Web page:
Janet Malcolm's Is A Fresh Slant On Art Of Biography

from: The Star Tribune (Minneapolis) - April 10, 1994

by Robin M. Neidorf

The Silent Woman: Sylvia Plath By Janet Malcolm

"Biography is the medium through which the remaining secrets of the famous dead are taken from them and dumped out in full view of the world," writes Janet Malcolm. "The biographer at work, indeed, is like the professional burglar, breaking into a house, rifling though certain drawers that he has good reason to think contain the jewelry and money, and triumphantly bearing his loot away."

"The Silent Woman" is an exploration of the ambiguous art of biography, played out against the history of Sylvia Plath's afterlife in the world of literary biography. Plath's chroniclers have long struggled against the control that her husband, Ted Hughes, and his sister Olwyn Hughes (until recently the literary agent for the Plath estate) maintain over the story of her life; they refuse permission to quote, insist on revisions to book manuscripts and threaten lawsuits with dependable regularity.

Where Malcolm enters the picture is with the publication of Anne Stevenson's biography of Plath, "Bitter Fame," published in 1989.

"Bitter Fame," the first Plath biography written with the explicit assistance of Olwyn Hughes, was eviscerated in the press; Stevenson was criticized for her negative portrait of Plath, for her apparent co-option by the Hughes camp.

Malcolm makes her loyalties very clear in her narrative. Stevenson is an old classmate of hers from the University of Michigan, and the lingering "incandescence," as she put it, of her youthful admiration for Stevenson impinges through her treatment of her. Malcolm respects and likes Olwyn Hughes and admires Ted Hughes' character and powerful writing, both his poems and his letters. Other Plath biographers are disdained as burglars and mythmakers. Plath herself is incidental to Malcolm's story; where biographers are concerned with unearthing the dead, Malcolm is occupied with tracking the survivors.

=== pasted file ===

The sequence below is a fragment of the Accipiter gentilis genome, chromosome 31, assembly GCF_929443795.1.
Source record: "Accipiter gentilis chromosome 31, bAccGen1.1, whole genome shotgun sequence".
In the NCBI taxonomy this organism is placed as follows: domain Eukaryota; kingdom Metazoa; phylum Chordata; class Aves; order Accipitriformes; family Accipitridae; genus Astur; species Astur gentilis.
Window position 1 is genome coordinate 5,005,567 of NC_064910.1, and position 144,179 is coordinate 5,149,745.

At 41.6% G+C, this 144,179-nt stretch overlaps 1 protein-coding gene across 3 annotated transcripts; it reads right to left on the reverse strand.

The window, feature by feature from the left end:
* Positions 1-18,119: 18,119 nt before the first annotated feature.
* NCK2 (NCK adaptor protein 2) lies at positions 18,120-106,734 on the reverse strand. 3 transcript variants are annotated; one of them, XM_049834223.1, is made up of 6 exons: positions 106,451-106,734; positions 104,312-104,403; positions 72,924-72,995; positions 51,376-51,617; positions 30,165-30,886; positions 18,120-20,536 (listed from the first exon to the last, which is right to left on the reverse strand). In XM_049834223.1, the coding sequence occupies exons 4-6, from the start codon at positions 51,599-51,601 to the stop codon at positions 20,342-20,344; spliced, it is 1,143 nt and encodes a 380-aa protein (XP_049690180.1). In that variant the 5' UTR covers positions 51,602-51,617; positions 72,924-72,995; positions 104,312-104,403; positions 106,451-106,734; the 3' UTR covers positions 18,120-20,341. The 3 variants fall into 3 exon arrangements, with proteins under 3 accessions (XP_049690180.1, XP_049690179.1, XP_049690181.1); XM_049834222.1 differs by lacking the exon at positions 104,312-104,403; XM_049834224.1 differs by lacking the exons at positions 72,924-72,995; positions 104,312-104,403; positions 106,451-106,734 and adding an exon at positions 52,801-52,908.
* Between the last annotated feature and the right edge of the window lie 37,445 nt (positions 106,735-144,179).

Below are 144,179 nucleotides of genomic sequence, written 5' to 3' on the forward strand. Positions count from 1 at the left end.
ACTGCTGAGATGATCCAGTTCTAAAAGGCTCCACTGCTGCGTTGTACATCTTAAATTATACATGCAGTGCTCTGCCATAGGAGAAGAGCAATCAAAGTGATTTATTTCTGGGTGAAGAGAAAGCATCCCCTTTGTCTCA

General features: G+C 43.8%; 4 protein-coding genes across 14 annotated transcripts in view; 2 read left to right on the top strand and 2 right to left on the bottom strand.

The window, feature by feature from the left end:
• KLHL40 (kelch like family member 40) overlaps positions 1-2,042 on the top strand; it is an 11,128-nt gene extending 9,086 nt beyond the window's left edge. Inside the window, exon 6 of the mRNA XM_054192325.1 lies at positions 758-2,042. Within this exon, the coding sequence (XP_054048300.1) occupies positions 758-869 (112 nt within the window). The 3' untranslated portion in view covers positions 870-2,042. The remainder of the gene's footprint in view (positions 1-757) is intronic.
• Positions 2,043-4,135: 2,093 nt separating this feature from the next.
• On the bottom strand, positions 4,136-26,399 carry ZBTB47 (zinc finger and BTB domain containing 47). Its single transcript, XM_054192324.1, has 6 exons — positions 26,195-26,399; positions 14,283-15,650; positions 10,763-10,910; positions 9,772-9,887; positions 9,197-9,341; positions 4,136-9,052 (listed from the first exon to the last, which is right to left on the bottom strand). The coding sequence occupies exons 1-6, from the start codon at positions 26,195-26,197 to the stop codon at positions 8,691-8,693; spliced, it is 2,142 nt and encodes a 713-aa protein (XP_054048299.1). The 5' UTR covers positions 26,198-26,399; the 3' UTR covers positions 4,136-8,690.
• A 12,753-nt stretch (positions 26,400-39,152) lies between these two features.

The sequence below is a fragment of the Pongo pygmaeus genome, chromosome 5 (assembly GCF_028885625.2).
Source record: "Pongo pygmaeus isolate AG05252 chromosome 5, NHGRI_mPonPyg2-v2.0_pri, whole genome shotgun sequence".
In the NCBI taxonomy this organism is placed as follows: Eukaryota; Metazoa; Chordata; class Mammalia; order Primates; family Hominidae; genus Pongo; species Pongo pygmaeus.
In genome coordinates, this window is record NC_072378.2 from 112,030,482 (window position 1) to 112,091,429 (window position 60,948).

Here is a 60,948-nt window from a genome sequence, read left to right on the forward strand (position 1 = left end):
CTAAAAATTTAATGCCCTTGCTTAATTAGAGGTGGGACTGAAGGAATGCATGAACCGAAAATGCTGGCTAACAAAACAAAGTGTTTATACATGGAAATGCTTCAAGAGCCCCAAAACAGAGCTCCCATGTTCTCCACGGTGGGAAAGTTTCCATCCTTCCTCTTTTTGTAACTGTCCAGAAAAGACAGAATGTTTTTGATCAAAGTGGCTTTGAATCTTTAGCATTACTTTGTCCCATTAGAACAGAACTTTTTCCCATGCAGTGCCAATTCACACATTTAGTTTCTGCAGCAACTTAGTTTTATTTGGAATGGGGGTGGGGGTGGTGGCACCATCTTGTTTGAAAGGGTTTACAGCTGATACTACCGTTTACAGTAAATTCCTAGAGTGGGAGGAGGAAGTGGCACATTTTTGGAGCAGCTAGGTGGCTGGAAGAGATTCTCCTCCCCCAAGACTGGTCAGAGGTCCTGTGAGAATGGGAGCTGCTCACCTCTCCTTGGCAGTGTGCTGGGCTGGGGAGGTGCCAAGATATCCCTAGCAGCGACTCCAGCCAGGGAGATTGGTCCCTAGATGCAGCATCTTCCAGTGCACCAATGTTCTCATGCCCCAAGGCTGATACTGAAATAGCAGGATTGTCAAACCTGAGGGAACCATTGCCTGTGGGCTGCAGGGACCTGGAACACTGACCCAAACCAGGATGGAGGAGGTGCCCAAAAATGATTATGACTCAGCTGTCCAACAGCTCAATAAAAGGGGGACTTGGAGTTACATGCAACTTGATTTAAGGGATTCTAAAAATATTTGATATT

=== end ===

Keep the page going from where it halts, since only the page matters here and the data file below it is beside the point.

Malcolm may behave like an ordinary journalist, conducting interviews, following leads and writing her story, yet she does so with such deliberate self-consciousness that the end result is as much a story about getting the story as it is the story itself. ''I took careful note of the bad impression she made on me at our first encounter," is a typical Malcolm comment, inviting the reader to be as critical of her as she is of the burglars, to consider the process by which we forge our literary alliances. The tension between objective truth and subjective writing is one that has often appeared in Malcolm's work, most notably illustrated by the highly publicized charges of misrepresentation and statement manufacturing on the part of Jeffrey Masson, a source for one of Malcolm's previous books, "The Freud Archives." The point Malcolm consistently makes is that in all nonfiction writing, there is no objectivity, and, indeed, that there should not be. "The writer, like the murderer, needs a motive," Malcolm says in "The Silent Woman." In the world of fiction, there is no ambiguity of what really happened; the author's version of the truth is the only one. In nonfiction, and particularly in biography, there is always another side to the story, an alternative scenario. Picking and choosing among them is the task of the biographer; without a point of view or a "motive," the task is incomprehensible.

Malcolm's own motives, however, are not clear. She cobbles her narrative skillfully, from letters, poems, interviews and memoirs. She is a sharp observer, letting her pointedly subjective observations be the trail of bread crumbs leading through her story. And yet what is the final result? Is this a book exposing the illicit relationships between biographer, source and audience? A criticism of the literary climate? A defense of a particular biographical point of view?

"The Silent Woman" is all of these. With an admirable sleight of hand, Malcolm manages to criticize the ambiguities of biography while claiming for her own work those aspects which suit her needs.

Memo: Robin M. Neidorf is a writer and reviewer based in Minneapolis.

Copyright Star Tribune : MINNEAPOLIS/ST. PAUL : Copyright 1994


»Return to Articles & Criticism